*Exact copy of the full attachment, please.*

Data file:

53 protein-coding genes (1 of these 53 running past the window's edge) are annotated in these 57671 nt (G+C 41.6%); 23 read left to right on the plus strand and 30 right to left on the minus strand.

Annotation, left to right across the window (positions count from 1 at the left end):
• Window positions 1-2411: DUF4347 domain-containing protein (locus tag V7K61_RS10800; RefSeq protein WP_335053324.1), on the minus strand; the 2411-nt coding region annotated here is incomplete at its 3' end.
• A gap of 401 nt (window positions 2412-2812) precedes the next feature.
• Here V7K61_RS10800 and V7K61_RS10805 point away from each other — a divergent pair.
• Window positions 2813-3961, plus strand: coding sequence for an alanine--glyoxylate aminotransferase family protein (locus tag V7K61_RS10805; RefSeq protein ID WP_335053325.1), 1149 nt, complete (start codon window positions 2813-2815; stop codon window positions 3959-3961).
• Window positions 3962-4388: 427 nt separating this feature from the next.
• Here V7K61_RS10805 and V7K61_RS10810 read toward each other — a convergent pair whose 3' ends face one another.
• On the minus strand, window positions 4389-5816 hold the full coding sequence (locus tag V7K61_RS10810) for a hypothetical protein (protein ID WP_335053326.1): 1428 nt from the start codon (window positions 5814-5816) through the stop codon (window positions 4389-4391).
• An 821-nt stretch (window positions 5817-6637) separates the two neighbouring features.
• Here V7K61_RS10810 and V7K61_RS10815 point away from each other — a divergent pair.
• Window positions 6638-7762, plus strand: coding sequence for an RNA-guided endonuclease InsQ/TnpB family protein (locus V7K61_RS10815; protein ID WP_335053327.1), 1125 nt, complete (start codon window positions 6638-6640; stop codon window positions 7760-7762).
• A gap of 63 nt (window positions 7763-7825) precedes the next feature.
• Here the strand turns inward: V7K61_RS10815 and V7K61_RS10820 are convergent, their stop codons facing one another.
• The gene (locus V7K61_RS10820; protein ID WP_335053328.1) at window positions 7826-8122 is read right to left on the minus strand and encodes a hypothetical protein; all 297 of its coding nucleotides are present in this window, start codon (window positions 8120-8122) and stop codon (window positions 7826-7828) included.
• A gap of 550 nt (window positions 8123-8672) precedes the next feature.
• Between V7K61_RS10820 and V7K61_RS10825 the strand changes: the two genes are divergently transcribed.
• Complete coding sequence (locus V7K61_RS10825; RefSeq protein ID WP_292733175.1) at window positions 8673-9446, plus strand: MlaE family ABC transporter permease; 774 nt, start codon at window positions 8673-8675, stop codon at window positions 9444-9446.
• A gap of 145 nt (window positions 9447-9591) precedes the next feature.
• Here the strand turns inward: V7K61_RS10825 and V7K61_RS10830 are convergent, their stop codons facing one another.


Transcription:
53 protein-coding genes (1 of these 53 running past the window's edge) are annotated in these 57671 nt (G+C 41.6%); 23 read left to right on the plus strand and 30 right to left on the minus strand.

Annotation, left to right across the window (positions count from 1 at the left end):
• Window positions 1-2411: DUF4347 domain-containing protein (locus tag V7K61_RS10800; RefSeq protein WP_335053324.1), on the minus strand; the 2411-nt coding region annotated here is incomplete at its 3' end.
• A gap of 401 nt (window positions 2412-2812) precedes the next feature.
• Here V7K61_RS10800 and V7K61_RS10805 point away from each other — a divergent pair.
• Window positions 2813-3961, plus strand: coding sequence for an alanine--glyoxylate aminotransferase family protein (locus tag V7K61_RS10805; RefSeq protein ID WP_335053325.1), 1149 nt, complete (start codon window positions 2813-2815; stop codon window positions 3959-3961).
• Window positions 3962-4388: 427 nt separating this feature from the next.
• Here V7K61_RS10805 and V7K61_RS10810 read toward each other — a convergent pair whose 3' ends face one another.
• On the minus strand, window positions 4389-5816 hold the full coding sequence (locus tag V7K61_RS10810) for a hypothetical protein (protein ID WP_335053326.1): 1428 nt from the start codon (window positions 5814-5816) through the stop codon (window positions 4389-4391).
• An 821-nt stretch (window positions 5817-6637) separates the two neighbouring features.
• Here V7K61_RS10810 and V7K61_RS10815 point away from each other — a divergent pair.
• Window positions 6638-7762, plus strand: coding sequence for an RNA-guided endonuclease InsQ/TnpB family protein (locus V7K61_RS10815; protein ID WP_335053327.1), 1125 nt, complete (start codon window positions 6638-6640; stop codon window positions 7760-7762).
• A gap of 63 nt (window positions 7763-7825) precedes the next feature.
• Here the strand turns inward: V7K61_RS10815 and V7K61_RS10820 are convergent, their stop codons facing one another.
• The gene (locus V7K61_RS10820; protein ID WP_335053328.1) at window positions 7826-8122 is read right to left on the minus strand and encodes a hypothetical protein; all 297 of its coding nucleotides are present in this window, start codon (window positions 8120-8122) and stop codon (window positions 7826-7828) included.
• A gap of 550 nt (window positions 8123-8672) precedes the next feature.
• Between V7K61_RS10820 and V7K61_RS10825 the strand changes: the two genes are divergently transcribed.
• Complete coding sequence (locus V7K61_RS10825; RefSeq protein ID WP_292733175.1) at window positions 8673-9446, plus strand: MlaE family ABC transporter permease; 774 nt, start codon at window positions 8673-8675, stop codon at window positions 9444-9446.
• A gap of 145 nt (window positions 9447-9591) precedes the next feature.
• Here the strand turns inward: V7K61_RS10825 and V7K61_RS10830 are convergent, their stop codons facing one another.